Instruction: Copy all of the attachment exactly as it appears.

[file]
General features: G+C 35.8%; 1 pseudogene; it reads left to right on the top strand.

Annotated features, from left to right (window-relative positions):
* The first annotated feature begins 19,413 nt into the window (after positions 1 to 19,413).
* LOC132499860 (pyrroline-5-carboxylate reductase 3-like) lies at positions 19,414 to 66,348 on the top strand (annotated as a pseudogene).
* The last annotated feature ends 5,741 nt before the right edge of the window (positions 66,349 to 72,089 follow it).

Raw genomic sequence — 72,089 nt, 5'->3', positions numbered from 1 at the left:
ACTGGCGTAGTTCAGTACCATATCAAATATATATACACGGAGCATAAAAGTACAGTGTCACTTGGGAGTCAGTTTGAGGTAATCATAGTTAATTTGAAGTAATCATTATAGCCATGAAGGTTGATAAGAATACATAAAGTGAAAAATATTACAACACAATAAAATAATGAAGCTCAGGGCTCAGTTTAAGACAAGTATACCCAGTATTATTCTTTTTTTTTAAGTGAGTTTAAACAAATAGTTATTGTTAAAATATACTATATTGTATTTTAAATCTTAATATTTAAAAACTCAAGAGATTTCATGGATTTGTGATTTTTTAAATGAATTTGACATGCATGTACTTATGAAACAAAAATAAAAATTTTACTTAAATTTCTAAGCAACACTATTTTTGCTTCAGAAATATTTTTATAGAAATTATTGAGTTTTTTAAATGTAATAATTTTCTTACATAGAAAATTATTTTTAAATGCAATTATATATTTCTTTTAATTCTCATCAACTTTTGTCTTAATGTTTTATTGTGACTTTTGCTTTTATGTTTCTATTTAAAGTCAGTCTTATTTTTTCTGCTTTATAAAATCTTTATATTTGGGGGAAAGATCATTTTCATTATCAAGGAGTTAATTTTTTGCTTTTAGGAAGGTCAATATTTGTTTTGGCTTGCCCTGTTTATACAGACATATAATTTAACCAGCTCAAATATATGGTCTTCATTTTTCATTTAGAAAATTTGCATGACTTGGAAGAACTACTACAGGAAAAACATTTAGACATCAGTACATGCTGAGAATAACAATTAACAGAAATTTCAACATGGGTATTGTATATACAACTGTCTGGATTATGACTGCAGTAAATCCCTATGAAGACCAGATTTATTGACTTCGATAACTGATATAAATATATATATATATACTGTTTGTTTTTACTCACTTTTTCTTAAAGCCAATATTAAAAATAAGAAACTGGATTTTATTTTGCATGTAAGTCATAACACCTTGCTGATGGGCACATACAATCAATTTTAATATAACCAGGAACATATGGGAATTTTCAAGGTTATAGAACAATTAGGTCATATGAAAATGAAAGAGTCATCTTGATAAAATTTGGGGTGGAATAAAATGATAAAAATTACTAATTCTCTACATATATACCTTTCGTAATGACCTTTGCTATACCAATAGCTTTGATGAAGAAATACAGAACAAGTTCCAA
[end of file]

General features: G+C 35.8%; 1 pseudogene; it reads left to right on the top strand.

Annotated features, from left to right (window-relative positions):
* The first annotated feature begins 19,413 nt into the window (after positions 1 to 19,413).
* LOC132499860 (pyrroline-5-carboxylate reductase 3-like) lies at positions 19,414 to 66,348 on the top strand (annotated as a pseudogene).
* The last annotated feature ends 5,741 nt before the right edge of the window (positions 66,349 to 72,089 follow it).

Raw genomic sequence — 72,089 nt, 5'->3', positions numbered from 1 at the left:
ACTGGCGTAGTTCAGTACCATATCAAATATATATACACGGAGCATAAAAGTACAGTGTCACTTGGGAGTCAGTTTGAGGTAATCATAGTTAATTTGAAGTAATCATTATAGCCATGAAGGTTGATAAGAATACATAAAGTGAAAAATATTACAACACAATAAAATAATGAAGCTCAGGGCTCAGTTTAAGACAAGTATACCCAGTATTATTCTTTTTTTTTAAGTGAGTTTAAACAAATAGTTATTGTTAAAATATACTATATTGTATTTTAAATCTTAATATTTAAAAACTCAAGAGATTTCATGGATTTGTGATTTTTTAAATGAATTTGACATGCATGTACTTATGAAACAAAAATAAAAATTTTACTTAAATTTCTAAGCAACACTATTTTTGCTTCAGAAATATTTTTATAGAAATTATTGAGTTTTTTAAATGTAATAATTTTCTTACATAGAAAATTATTTTTAAATGCAATTATATATTTCTTTTAATTCTCATCAACTTTTGTCTTAATGTTTTATTGTGACTTTTGCTTTTATGTTTCTATTTAAAGTCAGTCTTATTTTTTCTGCTTTATAAAATCTTTATATTTGGGGGAAAGATCATTTTCATTATCAAGGAGTTAATTTTTTGCTTTTAGGAAGGTCAATATTTGTTTTGGCTTGCCCTGTTTATACAGACATATAATTTAACCAGCTCAAATATATGGTCTTCATTTTTCATTTAGAAAATTTGCATGACTTGGAAGAACTACTACAGGAAAAACATTTAGACATCAGTACATGCTGAGAATAACAATTAACAGAAATTTCAACATGGGTATTGTATATACAACTGTCTGGATTATGACTGCAGTAAATCCCTATGAAGACCAGATTTATTGACTTCGATAACTGATATAAATATATATATATATACTGTTTGTTTTTACTCACTTTTTCTTAAAGCCAATATTAAAAATAAGAAACTGGATTTTATTTTGCATGTAAGTCATAACACCTTGCTGATGGGCACATACAATCAATTTTAATATAACCAGGAACATATGGGAATTTTCAAGGTTATAGAACAATTAGGTCATATGAAAATGAAAGAGTCATCTTGATAAAATTTGGGGTGGAATAAAATGATAAAAATTACTAATTCTCTACATATATACCTTTCGTAATGACCTTTGCTATACCAATAGCTTTGATGAAGAAATACAGAACAAGTTCCAA